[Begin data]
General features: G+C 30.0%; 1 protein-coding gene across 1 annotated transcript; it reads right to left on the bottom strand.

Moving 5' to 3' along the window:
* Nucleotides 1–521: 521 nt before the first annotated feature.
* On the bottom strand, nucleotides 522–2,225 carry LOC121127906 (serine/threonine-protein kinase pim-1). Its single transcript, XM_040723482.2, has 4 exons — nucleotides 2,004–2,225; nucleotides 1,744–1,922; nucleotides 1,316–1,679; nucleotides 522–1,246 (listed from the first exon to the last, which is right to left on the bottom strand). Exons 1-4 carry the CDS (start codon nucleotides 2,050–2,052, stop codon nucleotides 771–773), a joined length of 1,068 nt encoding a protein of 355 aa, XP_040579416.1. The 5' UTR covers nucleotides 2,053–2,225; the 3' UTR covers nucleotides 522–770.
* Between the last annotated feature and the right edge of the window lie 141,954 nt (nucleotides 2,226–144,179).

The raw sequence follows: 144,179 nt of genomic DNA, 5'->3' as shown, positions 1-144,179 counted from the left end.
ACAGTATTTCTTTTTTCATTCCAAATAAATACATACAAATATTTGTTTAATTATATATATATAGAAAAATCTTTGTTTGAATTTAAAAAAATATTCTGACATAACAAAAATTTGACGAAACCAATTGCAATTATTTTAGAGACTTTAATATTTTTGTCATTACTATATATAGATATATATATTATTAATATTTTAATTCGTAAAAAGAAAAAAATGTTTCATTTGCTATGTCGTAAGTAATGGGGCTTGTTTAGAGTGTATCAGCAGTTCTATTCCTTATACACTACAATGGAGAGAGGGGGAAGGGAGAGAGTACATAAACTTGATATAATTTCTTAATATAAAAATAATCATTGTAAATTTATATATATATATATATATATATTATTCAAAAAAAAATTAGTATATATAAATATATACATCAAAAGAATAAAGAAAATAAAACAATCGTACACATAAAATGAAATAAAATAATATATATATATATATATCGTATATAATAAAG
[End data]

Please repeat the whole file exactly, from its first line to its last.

General features: G+C 30.0%; 1 protein-coding gene across 1 annotated transcript; it reads right to left on the bottom strand.

Moving 5' to 3' along the window:
* Nucleotides 1–521: 521 nt before the first annotated feature.
* On the bottom strand, nucleotides 522–2,225 carry LOC121127906 (serine/threonine-protein kinase pim-1). Its single transcript, XM_040723482.2, has 4 exons — nucleotides 2,004–2,225; nucleotides 1,744–1,922; nucleotides 1,316–1,679; nucleotides 522–1,246 (listed from the first exon to the last, which is right to left on the bottom strand). Exons 1-4 carry the CDS (start codon nucleotides 2,050–2,052, stop codon nucleotides 771–773), a joined length of 1,068 nt encoding a protein of 355 aa, XP_040579416.1. The 5' UTR covers nucleotides 2,053–2,225; the 3' UTR covers nucleotides 522–770.
* Between the last annotated feature and the right edge of the window lie 141,954 nt (nucleotides 2,226–144,179).

The raw sequence follows: 144,179 nt of genomic DNA, 5'->3' as shown, positions 1-144,179 counted from the left end.
ACAGTATTTCTTTTTTCATTCCAAATAAATACATACAAATATTTGTTTAATTATATATATATAGAAAAATCTTTGTTTGAATTTAAAAAAATATTCTGACATAACAAAAATTTGACGAAACCAATTGCAATTATTTTAGAGACTTTAATATTTTTGTCATTACTATATATAGATATATATATTATTAATATTTTAATTCGTAAAAAGAAAAAAATGTTTCATTTGCTATGTCGTAAGTAATGGGGCTTGTTTAGAGTGTATCAGCAGTTCTATTCCTTATACACTACAATGGAGAGAGGGGGAAGGGAGAGAGTACATAAACTTGATATAATTTCTTAATATAAAAATAATCATTGTAAATTTATATATATATATATATATATATTATTCAAAAAAAAATTAGTATATATAAATATATACATCAAAAGAATAAAGAAAATAAAACAATCGTACACATAAAATGAAATAAAATAATATATATATATATATATCGTATATAATAAAG